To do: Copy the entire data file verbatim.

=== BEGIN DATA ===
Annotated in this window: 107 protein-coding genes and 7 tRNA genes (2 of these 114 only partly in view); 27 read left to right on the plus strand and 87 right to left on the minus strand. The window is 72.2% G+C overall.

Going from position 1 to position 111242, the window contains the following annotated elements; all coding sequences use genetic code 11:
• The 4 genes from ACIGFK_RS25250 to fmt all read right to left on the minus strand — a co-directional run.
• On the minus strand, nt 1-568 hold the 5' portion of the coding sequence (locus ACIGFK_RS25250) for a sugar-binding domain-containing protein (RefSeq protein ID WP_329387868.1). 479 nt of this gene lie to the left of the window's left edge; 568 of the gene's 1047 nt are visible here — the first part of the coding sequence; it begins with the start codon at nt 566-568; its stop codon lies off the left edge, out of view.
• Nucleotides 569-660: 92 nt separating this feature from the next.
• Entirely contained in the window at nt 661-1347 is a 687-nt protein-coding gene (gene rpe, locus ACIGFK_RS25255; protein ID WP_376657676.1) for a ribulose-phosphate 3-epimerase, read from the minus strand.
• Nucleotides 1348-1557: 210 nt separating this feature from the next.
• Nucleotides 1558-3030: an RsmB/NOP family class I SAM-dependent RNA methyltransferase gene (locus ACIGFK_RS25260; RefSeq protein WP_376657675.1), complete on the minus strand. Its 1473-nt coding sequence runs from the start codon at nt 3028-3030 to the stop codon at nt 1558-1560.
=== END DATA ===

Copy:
Annotated in this window: 107 protein-coding genes and 7 tRNA genes (2 of these 114 only partly in view); 27 read left to right on the plus strand and 87 right to left on the minus strand. The window is 72.2% G+C overall.

Going from position 1 to position 111242, the window contains the following annotated elements; all coding sequences use genetic code 11:
• The 4 genes from ACIGFK_RS25250 to fmt all read right to left on the minus strand — a co-directional run.
• On the minus strand, nt 1-568 hold the 5' portion of the coding sequence (locus ACIGFK_RS25250) for a sugar-binding domain-containing protein (RefSeq protein ID WP_329387868.1). 479 nt of this gene lie to the left of the window's left edge; 568 of the gene's 1047 nt are visible here — the first part of the coding sequence; it begins with the start codon at nt 566-568; its stop codon lies off the left edge, out of view.
• Nucleotides 569-660: 92 nt separating this feature from the next.
• Entirely contained in the window at nt 661-1347 is a 687-nt protein-coding gene (gene rpe, locus ACIGFK_RS25255; protein ID WP_376657676.1) for a ribulose-phosphate 3-epimerase, read from the minus strand.
• Nucleotides 1348-1557: 210 nt separating this feature from the next.
• Nucleotides 1558-3030: an RsmB/NOP family class I SAM-dependent RNA methyltransferase gene (locus ACIGFK_RS25260; RefSeq protein WP_376657675.1), complete on the minus strand. Its 1473-nt coding sequence runs from the start codon at nt 3028-3030 to the stop codon at nt 1558-1560.